Testing was a critical element of the project to ensure that service users felt confident at the point of go-live. The business improvement team lead was responsible for testing schedules and implemented a detailed testing scheme. In the early stages of the project, the testing team was using dummy data. However, this rapidly progressed to real data which was more meaningful for testers and helped them to recognise any errors.
Lynn Anders concludes:
"Our go-live success is partly due to the partnership that we have with Liquidlogic. We implemented EYES, including admissions on time and budget in a pandemic. Throughout the implementation process, they handled our queries professionally and quickly. At points, we needed additional support and rapid responses to our change requests – Liquidlogic gave us the resources and our project was bolstered. In the early stages, we had weekly calls and Liquidlogic really did provide a fantastic level of support and held our hands at certain points.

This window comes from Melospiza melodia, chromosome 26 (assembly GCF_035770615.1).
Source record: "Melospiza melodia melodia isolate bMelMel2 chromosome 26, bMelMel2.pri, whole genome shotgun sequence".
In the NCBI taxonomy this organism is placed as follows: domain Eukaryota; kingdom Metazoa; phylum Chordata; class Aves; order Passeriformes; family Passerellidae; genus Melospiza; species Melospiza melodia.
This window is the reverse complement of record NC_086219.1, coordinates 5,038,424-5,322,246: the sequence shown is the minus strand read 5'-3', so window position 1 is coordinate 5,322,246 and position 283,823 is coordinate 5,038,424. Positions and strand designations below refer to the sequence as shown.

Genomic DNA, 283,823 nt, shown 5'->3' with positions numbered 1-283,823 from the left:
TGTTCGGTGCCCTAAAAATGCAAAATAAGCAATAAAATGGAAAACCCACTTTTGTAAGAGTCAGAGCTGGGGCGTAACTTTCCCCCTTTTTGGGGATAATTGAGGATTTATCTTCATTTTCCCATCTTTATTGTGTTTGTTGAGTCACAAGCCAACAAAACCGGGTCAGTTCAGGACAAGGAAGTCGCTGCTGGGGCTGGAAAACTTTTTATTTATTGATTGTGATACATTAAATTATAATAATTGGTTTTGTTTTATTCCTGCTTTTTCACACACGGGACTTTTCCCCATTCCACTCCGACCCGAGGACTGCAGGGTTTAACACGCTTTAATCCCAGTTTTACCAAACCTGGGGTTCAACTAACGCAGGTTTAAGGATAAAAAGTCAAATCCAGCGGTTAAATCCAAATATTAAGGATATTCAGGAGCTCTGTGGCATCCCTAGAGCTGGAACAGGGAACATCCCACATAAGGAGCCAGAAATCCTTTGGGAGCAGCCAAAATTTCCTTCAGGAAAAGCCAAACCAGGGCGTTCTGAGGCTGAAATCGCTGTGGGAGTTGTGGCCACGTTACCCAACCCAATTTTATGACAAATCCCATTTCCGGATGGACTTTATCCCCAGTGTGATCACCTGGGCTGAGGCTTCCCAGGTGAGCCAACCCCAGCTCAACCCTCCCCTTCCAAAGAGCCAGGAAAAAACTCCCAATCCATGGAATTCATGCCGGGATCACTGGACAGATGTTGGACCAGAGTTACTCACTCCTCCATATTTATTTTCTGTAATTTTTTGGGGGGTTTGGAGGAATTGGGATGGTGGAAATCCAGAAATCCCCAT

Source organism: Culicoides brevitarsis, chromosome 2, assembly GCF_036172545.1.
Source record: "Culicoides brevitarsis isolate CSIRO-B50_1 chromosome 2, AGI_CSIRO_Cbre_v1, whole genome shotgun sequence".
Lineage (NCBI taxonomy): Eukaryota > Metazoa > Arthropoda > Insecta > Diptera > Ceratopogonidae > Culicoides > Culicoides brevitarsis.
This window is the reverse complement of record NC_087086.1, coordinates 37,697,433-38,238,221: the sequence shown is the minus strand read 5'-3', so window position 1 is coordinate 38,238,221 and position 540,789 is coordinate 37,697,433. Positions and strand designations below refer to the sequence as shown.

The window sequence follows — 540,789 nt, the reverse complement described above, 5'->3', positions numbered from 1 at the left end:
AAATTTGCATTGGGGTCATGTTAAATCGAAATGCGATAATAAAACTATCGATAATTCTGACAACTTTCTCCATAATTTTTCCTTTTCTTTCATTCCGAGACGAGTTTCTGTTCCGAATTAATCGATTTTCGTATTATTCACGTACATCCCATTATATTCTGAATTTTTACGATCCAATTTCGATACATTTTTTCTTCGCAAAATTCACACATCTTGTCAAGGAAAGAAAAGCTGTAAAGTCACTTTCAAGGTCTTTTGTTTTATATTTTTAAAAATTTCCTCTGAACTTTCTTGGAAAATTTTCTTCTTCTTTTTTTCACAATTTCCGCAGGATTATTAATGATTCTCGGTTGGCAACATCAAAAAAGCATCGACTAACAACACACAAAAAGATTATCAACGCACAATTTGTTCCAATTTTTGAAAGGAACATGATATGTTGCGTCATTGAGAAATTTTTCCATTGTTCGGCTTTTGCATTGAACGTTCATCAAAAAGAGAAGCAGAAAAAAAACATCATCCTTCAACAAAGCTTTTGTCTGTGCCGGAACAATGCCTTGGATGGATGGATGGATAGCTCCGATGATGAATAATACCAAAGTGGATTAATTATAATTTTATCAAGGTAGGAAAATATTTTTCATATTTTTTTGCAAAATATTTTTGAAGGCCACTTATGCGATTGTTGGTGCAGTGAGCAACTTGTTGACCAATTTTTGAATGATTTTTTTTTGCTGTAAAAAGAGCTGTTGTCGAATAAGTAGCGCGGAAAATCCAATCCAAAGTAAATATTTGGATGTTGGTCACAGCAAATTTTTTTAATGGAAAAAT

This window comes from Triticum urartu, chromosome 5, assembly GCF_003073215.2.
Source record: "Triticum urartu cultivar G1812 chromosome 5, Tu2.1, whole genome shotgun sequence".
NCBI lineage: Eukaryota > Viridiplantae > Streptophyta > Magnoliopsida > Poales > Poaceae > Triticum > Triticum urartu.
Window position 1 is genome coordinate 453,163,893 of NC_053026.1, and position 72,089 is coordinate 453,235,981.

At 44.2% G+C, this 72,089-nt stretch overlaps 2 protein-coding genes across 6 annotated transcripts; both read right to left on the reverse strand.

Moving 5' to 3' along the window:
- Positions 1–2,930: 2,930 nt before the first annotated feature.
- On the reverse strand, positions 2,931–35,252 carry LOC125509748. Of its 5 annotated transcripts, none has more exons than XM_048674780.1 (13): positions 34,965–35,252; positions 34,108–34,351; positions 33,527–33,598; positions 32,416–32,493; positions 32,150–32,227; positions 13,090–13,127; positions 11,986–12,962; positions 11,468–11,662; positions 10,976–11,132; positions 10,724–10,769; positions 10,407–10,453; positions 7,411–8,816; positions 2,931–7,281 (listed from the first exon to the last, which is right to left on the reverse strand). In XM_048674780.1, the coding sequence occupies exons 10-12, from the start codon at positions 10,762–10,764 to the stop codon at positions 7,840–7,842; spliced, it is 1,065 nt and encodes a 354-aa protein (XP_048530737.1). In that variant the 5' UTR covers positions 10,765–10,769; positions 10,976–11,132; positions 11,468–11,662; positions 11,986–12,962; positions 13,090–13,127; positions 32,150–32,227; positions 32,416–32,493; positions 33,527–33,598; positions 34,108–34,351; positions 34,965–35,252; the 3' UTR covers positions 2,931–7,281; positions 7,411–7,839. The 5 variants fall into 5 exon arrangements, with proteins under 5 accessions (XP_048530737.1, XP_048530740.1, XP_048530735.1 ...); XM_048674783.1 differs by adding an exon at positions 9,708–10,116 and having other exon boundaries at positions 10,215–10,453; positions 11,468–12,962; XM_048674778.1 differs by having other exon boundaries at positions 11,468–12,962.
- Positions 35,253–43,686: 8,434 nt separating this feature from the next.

Whilst it is early days, feedback from all areas has been very positive; schools have taken to EYES well, as has the early years team."
Speaking about the go-live, Cllr Margaret Harvey, Knowsley Council’s Cabinet Member for Children’s Services, says:
"We want to provide all education, early years and social work teams with as much relevant information as possible to help support their work with children and families. Implementing EYES will enable users to access information about a child from a number of settings including social care, education or early years. We also use
Liquidlogic’s Adults’ Social Care system (LAS), giving us greater access to information if adults are linked to children in our care. We anticipate an improvement in the accuracy and accessibility of data as well as reducing administration time through the implementation of Liquidlogic EYES."